Another reaction of mine is to look for someone to blame. And every time that someone is me. I ask myself an encyclopedia’s worth of questions. Why hadn’t I been there more? Why hadn’t I called them more? Why didn’t I ask them how their day was more often? Why didn’t I hug them longer? Did I not remind them enough that I loved them? Even today, I still cannot find answers to my questions, and I think this goes for many people who experience this feeling of self-blame. To this day, I can still feel the enormous weight of guilt that sits heavily on my heart. Sometimes my lack of answers to these questions submerges me into an ocean of emotions. For some reason, I thought, and still sometimes feel that I could have done more. However, I have learned to come to terms with the fact that I couldn’t have. Mental illness is something that people do not have control over all the time. Mental illness is a medical problem, just like diseases. 

Everyone has different reactions and methods of coping – and that’s okay, it’s normal. However, there is one similarity between us. The statistics start to ring louder after something like this. “Mental illness indirectly affects all Canadians at some time through a family member, friend, or colleague” (CMHA). You may have been in denial about mental illness affecting you in some way in the past. Maybe you still are in this state of denial now. Wherever you may stand, or however you may feel, doesn’t matter. What matters most is that there is something you can do to help yourself or someone around you. Here’s a place to start:

For those who may be struggling a little bit or a whole lot right now. As hard as it may be, please remember that it is okay to lean on the people close to you. Let me lean first; maybe that will make things easier for you. For me, I have always seen myself as an independent person strong enough to fix my problems. Until recently, I learned that it really is okay to ask for help, and it is okay to lean on people close to you. While I continue to look out for myself, it’s also nice to know that other people are looking out for me – people who want to help me in whatever way they can. If you think or feel that you are alone, read this and know you have me. I care.

For those who may be helping someone who is struggling right now. First off, thank you. You are doing everything you can to help – I know you are. But please, remember to take time for yourself. Helping someone through a mental health issue or mental illness can be challenging for you too. Therefore, it is important to slow down and take care of yourself to be strong enough to take care of others. Remind yourself that you are (most likely) not a professional. As much as you want to help and may feel capable of helping, the best thing you can do is encourage someone to ask for more help, maybe from a professional.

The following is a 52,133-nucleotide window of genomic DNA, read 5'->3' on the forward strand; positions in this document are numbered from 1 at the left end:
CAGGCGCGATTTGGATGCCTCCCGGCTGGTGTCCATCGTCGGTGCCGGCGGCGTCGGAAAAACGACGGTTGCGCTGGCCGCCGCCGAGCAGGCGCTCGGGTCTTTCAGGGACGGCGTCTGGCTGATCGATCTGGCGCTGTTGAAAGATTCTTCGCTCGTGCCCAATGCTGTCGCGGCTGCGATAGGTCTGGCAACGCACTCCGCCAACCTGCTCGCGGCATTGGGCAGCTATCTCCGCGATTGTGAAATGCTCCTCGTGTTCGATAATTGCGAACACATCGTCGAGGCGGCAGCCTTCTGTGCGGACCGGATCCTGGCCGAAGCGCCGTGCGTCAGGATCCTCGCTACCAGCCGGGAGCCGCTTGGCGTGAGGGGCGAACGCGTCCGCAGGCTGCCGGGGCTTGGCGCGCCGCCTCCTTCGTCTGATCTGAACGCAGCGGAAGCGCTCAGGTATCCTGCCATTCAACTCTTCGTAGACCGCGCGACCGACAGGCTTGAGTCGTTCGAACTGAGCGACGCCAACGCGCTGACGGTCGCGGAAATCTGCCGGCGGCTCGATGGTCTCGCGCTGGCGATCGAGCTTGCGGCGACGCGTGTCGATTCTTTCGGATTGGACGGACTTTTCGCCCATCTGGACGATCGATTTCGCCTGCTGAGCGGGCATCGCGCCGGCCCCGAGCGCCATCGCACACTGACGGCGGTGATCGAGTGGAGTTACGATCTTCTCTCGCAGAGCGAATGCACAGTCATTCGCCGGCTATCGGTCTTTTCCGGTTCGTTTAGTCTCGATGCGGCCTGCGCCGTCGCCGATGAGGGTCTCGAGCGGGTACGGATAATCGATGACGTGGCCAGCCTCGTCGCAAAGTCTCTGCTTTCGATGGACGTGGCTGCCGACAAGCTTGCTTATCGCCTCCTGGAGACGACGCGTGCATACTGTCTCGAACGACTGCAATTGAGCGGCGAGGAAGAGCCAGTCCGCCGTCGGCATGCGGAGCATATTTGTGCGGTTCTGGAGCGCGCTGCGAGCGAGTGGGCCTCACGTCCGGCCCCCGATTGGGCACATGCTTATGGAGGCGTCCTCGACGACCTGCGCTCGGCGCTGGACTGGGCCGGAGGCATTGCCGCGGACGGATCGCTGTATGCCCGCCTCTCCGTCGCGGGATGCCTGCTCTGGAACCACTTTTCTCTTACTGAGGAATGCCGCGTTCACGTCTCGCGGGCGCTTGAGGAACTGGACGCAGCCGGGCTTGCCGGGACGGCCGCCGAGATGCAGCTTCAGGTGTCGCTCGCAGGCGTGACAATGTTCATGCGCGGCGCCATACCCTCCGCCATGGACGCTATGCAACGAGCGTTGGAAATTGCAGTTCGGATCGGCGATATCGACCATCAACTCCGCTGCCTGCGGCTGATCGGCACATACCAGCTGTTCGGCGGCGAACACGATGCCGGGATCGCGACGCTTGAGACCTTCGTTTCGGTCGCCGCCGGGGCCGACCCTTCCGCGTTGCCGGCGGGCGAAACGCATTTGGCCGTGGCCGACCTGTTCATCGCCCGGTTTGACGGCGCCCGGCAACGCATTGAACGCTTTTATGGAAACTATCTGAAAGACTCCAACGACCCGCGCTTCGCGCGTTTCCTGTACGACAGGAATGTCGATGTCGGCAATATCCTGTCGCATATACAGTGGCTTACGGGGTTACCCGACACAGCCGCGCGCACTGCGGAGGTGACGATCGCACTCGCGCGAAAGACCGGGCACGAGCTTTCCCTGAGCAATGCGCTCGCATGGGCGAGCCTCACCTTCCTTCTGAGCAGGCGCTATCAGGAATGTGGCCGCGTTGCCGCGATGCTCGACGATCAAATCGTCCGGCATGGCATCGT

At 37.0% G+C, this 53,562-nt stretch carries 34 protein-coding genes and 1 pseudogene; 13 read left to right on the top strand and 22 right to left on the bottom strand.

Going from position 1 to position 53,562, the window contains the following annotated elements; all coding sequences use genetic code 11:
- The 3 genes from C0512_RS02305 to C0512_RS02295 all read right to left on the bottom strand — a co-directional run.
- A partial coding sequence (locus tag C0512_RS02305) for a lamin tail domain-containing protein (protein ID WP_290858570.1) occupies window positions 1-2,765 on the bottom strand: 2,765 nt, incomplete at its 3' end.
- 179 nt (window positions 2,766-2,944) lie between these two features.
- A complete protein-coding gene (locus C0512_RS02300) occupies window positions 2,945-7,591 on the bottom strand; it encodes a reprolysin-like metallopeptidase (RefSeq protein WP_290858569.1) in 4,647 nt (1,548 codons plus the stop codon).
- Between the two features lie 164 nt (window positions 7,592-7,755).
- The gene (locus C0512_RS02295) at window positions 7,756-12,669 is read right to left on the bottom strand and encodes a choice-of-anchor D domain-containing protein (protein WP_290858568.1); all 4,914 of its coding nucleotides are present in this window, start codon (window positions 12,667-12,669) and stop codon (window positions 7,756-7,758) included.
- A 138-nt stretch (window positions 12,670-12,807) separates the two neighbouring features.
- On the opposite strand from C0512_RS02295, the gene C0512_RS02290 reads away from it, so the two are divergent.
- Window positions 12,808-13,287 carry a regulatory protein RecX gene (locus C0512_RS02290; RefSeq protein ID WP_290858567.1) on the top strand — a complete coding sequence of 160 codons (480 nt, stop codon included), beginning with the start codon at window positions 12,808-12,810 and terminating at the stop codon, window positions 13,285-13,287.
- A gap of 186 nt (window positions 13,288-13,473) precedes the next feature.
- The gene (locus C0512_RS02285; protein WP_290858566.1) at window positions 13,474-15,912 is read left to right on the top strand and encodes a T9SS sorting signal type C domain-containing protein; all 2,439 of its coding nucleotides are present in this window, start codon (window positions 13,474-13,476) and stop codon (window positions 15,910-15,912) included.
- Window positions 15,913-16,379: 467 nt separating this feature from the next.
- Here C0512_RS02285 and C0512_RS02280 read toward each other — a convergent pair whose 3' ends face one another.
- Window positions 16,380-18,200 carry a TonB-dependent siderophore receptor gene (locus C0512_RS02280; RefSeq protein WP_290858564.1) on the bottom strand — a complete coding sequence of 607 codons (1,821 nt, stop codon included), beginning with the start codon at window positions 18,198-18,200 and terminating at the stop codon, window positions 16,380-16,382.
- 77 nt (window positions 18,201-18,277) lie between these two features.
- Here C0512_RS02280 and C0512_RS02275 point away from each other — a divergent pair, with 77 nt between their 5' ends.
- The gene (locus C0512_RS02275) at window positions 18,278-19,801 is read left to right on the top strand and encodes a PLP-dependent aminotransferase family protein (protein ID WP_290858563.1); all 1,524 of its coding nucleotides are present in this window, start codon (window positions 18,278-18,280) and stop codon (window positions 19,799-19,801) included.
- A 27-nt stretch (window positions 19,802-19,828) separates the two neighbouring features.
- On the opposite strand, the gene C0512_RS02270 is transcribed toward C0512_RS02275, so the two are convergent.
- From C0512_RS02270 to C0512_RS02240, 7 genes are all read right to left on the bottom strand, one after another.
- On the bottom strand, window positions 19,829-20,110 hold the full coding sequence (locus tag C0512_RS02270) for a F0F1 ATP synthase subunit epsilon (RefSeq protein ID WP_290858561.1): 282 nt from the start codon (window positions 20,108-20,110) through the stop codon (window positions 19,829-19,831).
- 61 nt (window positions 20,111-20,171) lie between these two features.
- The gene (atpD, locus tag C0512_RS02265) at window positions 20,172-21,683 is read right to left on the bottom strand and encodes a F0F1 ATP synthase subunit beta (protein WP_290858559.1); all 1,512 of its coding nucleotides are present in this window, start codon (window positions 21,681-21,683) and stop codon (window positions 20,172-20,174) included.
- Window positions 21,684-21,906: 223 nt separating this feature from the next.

For those who don’t know where they stand right now. Look out for yourself and the people around you. Check-in on the people that surround you, whether they are a part of your daily life or not. Continue to foster an environment in which people feel welcome, free to speak their minds, and share their thoughts. Have these tough conversations. You never know who is listening and needs it most.

Mental health and illness affect all of us. There is no denying this. Whether you are going through something, you’re experiencing the loss of a loved one, or you are helping someone else – you are impacted. And so, it’s time to start having these tough conversations. It’s time to think about the sorrow that affects us all. William Blake wrote “On Anothers Sorrow” as an inclusion in Songs of Innocence. I think it beautifully encompasses the anguish that mental illness brings into our lives at some point or the other. 

Can I see anothers woe,

And not be in sorrow too.

Can I see anothers grief.

And not seek for kind of relief.

Can I see a falling tear.

And not feel my sorrows share,

Can a father see his child,

Weep, nor be with sorrow fill’d.

Can a mother sit and hear

An infant groan an infant fear –

No no never can it be.

Never never can it be.


Online Resources and Hotlines: 

  1. CAMH Suicide Prevention: CLICK HERE
  2. CAMH Crisis and Support Services line: 1-833-456-4566
  3. For mental health services at Queen’s University: CLICK HERE